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Monday, Jan. 20: Martin Luther King Jr. Day

South Sound

“Our lives begin to end the day we become silent about things that matter.” - Dr. Martin Luther King, Jr.

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Dr. Martin Luther King was propelled into the public limelight five days after civil rights activist Rosa Parks, on Dec. 5, 1955, refused to obey the Montgomery, Ala., law mandating that blacks sit in the back of the bus. A boycott of the city buses was declared, and King, as president of the newly formed Montgomery Improvement Association, was chosen to lead the boycott. His house was bombed, and he was convicted along with other boycott leaders on charges of conspiring to interfere with the bus company's operation. His courage and his impassioned speech led to the desegregation of Montgomery's buses in 1956 when the United States Supreme Court declared Alabama's segregation laws unconstitutional. Over the next 20 years, King emerged as a symbol and leader of the civil rights struggle, despite opposition from both inside and outside the movement. Civil rights opponents reviled him as being too radical, and a significant portion of civil rights activists reviled him as being too moderate, but his commitment to nonviolent means and his vision of an America in which all people will be judged on the content of their character, not on the color of their skin, have come to stand for everything that is good and just about America.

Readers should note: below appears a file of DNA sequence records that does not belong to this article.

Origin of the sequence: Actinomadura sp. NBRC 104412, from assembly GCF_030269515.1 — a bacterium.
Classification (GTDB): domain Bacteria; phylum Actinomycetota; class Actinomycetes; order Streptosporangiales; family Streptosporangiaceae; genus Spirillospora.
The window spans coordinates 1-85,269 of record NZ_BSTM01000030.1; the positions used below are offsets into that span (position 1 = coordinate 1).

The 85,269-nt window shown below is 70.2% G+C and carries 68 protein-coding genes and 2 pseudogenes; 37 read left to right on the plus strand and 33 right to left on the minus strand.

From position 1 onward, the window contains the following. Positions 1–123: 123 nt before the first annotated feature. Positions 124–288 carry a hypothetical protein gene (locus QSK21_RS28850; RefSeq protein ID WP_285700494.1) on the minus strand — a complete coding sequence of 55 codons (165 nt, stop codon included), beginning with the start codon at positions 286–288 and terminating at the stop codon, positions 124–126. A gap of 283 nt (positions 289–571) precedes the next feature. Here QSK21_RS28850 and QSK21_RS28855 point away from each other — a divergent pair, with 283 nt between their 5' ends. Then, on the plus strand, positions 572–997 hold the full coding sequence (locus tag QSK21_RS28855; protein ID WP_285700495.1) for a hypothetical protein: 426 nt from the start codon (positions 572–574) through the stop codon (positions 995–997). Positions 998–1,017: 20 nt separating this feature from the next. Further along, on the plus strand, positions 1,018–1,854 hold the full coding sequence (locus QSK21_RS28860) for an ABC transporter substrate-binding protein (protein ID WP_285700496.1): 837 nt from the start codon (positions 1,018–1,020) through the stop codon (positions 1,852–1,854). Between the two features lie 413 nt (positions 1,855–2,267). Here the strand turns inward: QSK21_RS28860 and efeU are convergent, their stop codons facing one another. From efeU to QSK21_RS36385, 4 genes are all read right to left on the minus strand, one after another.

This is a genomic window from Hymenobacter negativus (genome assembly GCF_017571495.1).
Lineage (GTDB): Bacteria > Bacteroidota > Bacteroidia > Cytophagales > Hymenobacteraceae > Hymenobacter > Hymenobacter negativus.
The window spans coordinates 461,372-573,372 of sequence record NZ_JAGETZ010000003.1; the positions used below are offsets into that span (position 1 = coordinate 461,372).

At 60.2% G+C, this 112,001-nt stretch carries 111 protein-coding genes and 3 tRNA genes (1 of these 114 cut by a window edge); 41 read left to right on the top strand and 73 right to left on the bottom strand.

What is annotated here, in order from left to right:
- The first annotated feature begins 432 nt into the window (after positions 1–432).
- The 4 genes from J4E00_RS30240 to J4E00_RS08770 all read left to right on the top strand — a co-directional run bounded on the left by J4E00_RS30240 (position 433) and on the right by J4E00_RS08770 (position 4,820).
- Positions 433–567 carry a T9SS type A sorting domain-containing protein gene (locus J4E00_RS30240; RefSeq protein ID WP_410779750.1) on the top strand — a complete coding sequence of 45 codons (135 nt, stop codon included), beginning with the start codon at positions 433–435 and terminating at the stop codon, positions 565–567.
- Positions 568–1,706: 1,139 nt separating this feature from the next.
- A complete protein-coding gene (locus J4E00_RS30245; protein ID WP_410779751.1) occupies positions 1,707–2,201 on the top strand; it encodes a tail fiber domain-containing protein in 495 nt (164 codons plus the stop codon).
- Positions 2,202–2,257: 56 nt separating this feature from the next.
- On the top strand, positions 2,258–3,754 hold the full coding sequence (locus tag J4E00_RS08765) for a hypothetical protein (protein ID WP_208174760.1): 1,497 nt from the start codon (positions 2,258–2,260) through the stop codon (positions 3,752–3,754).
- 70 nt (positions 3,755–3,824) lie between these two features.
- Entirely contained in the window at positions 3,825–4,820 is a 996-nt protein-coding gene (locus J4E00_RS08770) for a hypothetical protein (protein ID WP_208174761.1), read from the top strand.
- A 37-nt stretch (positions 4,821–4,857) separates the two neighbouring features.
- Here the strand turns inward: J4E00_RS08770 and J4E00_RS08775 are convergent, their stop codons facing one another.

We have listed Martin Luther King Jr. Day events in our News section.

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